Since the beginning of the Industrial Revolution, songbird populations have been declining steadily. In the case of the North American Bluebird, however, birdhouses have helped to reverse this decline. In recent decades, efforts have been made by humans to help promote bluebird numbers by building bluebird trails, which involves setting up multiple birdhouses along a track or trail at certain intervals. It's a common belief today that the efforts made by people in past decades have greatly helped to improve bluebird numbers.
Birds offer unique and dynamic contributions that only birds can offer. Their unique contributions would be non-existent in some areas if it were not for the efforts of compassionate human beings who set up birdhouses, as well as politicians who enact laws that protect birds and other wildlife.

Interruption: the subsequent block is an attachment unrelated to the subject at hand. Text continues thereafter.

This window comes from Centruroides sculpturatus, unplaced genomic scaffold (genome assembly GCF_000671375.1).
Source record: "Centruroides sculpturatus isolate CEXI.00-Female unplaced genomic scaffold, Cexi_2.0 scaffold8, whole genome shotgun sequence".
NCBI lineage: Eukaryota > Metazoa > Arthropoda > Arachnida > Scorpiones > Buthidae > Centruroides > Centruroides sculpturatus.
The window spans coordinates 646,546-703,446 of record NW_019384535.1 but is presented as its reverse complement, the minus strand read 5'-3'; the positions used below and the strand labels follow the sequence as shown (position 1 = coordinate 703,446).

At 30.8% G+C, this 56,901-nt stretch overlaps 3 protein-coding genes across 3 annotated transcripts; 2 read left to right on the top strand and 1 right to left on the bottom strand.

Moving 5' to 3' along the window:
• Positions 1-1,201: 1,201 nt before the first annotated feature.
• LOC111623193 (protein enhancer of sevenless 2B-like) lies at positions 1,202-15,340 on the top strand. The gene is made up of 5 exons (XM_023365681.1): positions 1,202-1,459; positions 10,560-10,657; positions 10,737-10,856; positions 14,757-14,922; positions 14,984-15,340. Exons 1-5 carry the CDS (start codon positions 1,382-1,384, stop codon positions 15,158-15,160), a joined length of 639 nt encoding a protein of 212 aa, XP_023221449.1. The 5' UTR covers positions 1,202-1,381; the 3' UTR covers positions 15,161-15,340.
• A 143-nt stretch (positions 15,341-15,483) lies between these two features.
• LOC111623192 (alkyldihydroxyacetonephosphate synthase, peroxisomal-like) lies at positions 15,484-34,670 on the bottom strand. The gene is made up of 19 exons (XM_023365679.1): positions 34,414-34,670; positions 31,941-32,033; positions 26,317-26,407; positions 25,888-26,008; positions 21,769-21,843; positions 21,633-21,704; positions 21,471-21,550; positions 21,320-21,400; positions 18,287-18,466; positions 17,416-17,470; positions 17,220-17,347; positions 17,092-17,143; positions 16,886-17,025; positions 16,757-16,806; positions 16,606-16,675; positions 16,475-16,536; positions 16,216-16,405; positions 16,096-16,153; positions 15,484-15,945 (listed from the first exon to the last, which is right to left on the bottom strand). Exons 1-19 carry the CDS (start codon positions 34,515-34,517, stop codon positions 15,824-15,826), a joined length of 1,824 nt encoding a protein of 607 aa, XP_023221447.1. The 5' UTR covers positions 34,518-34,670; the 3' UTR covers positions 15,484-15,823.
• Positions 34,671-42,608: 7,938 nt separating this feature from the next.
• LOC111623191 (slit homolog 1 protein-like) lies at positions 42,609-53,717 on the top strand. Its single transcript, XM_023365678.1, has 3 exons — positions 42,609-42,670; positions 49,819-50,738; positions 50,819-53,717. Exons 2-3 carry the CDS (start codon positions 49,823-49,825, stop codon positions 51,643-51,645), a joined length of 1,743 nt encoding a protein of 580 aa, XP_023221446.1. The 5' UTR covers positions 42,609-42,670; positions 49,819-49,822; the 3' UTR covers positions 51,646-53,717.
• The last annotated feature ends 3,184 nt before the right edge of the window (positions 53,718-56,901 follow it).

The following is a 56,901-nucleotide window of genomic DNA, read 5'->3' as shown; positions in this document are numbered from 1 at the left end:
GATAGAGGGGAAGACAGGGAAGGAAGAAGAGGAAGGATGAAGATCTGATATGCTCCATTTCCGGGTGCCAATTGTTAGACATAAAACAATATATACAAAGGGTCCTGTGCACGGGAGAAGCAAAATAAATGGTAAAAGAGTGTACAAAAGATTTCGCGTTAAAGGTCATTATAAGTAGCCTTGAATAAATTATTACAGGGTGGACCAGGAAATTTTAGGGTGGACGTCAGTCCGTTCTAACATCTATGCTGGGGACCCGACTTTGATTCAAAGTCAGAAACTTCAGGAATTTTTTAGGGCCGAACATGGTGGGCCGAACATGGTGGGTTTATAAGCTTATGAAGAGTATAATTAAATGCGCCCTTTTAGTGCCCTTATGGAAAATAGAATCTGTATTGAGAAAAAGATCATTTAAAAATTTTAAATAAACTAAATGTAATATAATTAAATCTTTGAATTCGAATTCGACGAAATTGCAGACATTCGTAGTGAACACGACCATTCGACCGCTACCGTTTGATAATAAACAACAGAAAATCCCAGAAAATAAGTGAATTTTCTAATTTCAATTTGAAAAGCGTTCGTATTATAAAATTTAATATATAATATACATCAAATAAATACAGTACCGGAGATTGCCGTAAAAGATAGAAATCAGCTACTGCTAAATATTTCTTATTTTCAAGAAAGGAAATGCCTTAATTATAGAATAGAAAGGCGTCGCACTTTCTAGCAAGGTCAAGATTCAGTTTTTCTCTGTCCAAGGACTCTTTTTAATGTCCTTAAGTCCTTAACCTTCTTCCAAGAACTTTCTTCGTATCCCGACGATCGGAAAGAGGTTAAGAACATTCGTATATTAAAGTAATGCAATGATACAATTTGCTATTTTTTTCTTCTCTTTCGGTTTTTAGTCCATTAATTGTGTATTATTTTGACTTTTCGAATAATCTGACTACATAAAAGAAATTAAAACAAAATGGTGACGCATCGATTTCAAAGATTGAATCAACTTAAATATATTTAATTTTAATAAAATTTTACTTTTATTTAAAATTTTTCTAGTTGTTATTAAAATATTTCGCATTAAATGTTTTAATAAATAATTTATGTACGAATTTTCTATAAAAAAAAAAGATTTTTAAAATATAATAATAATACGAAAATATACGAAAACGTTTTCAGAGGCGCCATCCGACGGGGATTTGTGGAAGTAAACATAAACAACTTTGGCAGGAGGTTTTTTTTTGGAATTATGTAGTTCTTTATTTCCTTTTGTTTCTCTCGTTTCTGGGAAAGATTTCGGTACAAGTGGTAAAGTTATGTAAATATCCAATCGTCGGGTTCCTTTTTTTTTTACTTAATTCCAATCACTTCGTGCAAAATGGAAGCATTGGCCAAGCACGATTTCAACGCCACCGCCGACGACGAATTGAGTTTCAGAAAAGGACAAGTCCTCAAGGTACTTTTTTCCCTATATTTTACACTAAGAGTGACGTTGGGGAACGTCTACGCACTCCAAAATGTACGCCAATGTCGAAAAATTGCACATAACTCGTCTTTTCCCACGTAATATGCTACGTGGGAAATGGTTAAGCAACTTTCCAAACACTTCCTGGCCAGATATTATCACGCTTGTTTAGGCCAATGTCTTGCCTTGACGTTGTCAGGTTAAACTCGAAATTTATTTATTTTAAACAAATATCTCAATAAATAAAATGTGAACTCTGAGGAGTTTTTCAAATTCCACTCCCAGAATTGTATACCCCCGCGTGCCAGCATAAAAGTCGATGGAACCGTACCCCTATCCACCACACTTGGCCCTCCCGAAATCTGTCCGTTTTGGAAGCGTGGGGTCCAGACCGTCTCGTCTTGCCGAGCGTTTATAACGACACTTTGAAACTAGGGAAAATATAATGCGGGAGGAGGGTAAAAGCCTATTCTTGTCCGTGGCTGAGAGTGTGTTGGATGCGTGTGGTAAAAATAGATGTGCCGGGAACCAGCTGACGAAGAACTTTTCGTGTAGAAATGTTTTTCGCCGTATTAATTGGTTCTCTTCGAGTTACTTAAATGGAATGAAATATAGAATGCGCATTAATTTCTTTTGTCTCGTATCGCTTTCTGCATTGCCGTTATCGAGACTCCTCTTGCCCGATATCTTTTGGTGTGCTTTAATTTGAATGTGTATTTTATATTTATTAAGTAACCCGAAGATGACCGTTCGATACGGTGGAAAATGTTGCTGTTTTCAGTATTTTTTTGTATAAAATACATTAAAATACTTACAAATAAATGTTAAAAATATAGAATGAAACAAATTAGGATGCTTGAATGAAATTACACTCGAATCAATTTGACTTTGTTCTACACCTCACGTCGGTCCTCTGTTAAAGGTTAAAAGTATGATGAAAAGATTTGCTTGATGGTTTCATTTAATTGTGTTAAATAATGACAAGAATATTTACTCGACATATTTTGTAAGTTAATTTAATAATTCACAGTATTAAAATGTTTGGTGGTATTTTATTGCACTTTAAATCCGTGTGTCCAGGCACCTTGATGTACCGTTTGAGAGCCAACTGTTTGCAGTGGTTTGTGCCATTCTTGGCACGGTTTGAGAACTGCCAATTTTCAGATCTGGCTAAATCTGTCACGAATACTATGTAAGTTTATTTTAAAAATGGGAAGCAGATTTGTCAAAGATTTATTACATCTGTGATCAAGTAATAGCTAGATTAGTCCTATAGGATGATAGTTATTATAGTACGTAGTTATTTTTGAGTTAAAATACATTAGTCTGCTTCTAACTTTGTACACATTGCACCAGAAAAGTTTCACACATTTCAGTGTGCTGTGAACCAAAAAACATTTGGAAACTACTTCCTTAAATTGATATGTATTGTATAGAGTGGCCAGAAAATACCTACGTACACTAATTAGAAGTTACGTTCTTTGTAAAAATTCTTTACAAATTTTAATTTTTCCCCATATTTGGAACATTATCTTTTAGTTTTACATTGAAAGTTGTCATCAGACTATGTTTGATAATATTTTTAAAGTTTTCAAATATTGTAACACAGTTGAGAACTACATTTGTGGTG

"Birds are magnificent creatures, and arguably one of the greatest among all survivalists. With their ability to run, hop, jump and fly, they are readily able to forage for food, hunt for food, defend against predators, flee from danger, provide for their young, relocate and adapt. For dedicated bird watchers, their colors, feathers and shapes makes them very attractive and fun to watch. Yes, birds are truly amazing. Mounting a birdhouse in your backyard will help keep bird populations strong, thus helping our environment!" Thanks for reading, and if you enjoyed reading about the benefits of a birdhouse, please read our article on What Color Should I Paint a Birdhouse»